IF YOU WANT your dreams to be weird for the rest of your life, see Swiss Army Man, directed by Dan Kwan and Daniel Scheinert, and starring Daniel Radcliffe and Paul Dano. Radcliffe, working hard to quash your beloved associations of Harry Potter, portrays a farting corpse—a farting corpse that serves as a companion, prop, and man Friday to Dano's very sad young bearded man, Hank. Hank is just like most sad young bearded men, except he's also a castaway on an island, where his creepy new pal washes ashore.

The desert island is the least bizarre part of Swiss Army Man, and the exploits that follow are distasteful enough that I fully anticipate theater walkouts. This movie is unrelentingly gross, there's a mildly creepy stalking episode, and the whole thing combines an undercurrent of existential anxiety that only an adult can relate to with a sense of humor that only a six-year-old could love. (The case could be made that this is less a movie than an extended poop joke.)

Still, I'm glad I was trapped by professional obligation—because if I'd walked out, I would have missed one of the most touching love stories I've seen onscreen in recent memory. I wish I could explain this—how a movie that is in many ways unwatchable becomes so ineffably heartwarming—but I can't. And though it's tempting to look for points of reference, that's impossible too: Michel Gondry is too whimsical, Charlie Kaufman too cerebral, George Romero too scary.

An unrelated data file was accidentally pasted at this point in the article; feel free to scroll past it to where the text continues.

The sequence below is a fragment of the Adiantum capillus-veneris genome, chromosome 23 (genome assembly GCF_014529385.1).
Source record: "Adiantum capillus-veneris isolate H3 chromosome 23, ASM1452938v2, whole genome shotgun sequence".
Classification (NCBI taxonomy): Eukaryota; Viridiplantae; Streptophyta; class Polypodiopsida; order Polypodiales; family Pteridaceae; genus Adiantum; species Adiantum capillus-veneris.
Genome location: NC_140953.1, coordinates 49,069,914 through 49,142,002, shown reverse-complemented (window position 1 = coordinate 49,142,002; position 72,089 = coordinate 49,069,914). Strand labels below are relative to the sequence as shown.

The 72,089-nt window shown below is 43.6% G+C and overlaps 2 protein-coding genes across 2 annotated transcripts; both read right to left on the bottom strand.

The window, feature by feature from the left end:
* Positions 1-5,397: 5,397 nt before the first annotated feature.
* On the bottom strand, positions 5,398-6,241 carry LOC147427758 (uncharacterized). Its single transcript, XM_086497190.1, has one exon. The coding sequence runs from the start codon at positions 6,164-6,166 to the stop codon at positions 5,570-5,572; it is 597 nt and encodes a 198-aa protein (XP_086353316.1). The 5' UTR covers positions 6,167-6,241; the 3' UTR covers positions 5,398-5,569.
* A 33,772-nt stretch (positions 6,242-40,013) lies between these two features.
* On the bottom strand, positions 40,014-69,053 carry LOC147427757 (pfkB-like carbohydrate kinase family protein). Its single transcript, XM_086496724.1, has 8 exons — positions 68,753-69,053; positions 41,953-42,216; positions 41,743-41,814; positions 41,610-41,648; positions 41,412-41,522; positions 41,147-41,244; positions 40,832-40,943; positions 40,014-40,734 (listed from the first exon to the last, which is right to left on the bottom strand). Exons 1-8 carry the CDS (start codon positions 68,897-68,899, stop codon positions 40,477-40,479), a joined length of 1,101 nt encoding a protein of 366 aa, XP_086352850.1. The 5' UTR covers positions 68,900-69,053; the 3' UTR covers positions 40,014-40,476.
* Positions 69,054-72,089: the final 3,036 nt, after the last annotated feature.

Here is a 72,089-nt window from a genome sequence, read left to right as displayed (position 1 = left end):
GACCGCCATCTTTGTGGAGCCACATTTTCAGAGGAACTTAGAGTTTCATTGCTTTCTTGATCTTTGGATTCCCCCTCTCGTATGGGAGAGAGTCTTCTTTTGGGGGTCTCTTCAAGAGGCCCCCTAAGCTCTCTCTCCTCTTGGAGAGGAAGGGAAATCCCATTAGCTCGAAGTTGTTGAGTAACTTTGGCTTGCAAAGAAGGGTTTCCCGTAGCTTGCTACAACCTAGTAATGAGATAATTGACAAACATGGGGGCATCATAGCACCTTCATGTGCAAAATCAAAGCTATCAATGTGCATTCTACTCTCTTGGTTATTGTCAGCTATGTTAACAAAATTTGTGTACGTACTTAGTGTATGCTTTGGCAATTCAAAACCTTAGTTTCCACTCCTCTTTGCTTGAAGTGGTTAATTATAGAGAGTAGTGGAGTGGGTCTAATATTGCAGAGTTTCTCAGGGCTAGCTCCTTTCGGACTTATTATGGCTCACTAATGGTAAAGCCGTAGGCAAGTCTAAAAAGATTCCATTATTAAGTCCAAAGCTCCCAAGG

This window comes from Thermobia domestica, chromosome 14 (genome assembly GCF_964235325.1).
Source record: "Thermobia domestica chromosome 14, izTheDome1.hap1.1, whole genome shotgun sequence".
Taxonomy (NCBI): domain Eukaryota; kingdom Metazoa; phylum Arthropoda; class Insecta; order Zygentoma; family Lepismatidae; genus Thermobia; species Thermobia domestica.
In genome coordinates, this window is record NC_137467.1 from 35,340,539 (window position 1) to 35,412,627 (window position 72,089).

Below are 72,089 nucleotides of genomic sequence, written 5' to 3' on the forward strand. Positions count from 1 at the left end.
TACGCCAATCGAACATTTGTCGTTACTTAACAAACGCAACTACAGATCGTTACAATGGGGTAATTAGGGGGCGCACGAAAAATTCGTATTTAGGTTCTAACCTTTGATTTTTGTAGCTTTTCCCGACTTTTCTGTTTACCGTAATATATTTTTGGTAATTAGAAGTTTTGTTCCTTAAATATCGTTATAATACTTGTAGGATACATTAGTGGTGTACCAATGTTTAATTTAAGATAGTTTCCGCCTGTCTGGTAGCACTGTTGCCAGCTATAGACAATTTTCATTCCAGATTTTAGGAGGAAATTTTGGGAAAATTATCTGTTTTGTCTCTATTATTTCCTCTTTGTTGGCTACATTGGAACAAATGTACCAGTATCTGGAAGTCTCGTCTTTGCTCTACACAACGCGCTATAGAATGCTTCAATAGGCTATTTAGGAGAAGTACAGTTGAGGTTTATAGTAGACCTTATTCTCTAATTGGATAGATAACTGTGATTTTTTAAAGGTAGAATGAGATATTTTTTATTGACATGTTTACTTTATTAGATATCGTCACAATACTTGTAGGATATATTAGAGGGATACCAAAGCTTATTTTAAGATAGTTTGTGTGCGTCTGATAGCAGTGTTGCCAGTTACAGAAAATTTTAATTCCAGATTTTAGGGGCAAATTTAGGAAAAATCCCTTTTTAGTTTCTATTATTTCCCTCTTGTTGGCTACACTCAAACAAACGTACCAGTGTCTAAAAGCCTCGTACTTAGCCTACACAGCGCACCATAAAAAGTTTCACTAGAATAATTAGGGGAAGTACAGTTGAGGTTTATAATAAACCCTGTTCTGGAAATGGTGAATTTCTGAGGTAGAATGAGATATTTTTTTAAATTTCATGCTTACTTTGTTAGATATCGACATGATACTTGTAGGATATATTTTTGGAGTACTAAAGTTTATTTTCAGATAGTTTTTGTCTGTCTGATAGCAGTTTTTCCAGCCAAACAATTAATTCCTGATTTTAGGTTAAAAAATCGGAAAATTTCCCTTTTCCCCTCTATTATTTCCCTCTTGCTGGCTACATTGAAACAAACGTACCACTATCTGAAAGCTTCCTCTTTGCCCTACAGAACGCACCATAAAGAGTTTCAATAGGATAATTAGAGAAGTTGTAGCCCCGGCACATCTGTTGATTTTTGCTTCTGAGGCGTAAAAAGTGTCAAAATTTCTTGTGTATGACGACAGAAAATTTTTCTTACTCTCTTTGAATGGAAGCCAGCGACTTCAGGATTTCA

Besides, Swiss Army Man isn't some low-rent version of anything you've seen before. It's all too fucking strange for that—a lonely little bizarro dream full of longing and dirty fingernails and piles of trash and very blue ocean waves. The last scene is a bubbly, darkly disorienting work of art that left me laughing for reasons I still can't explain.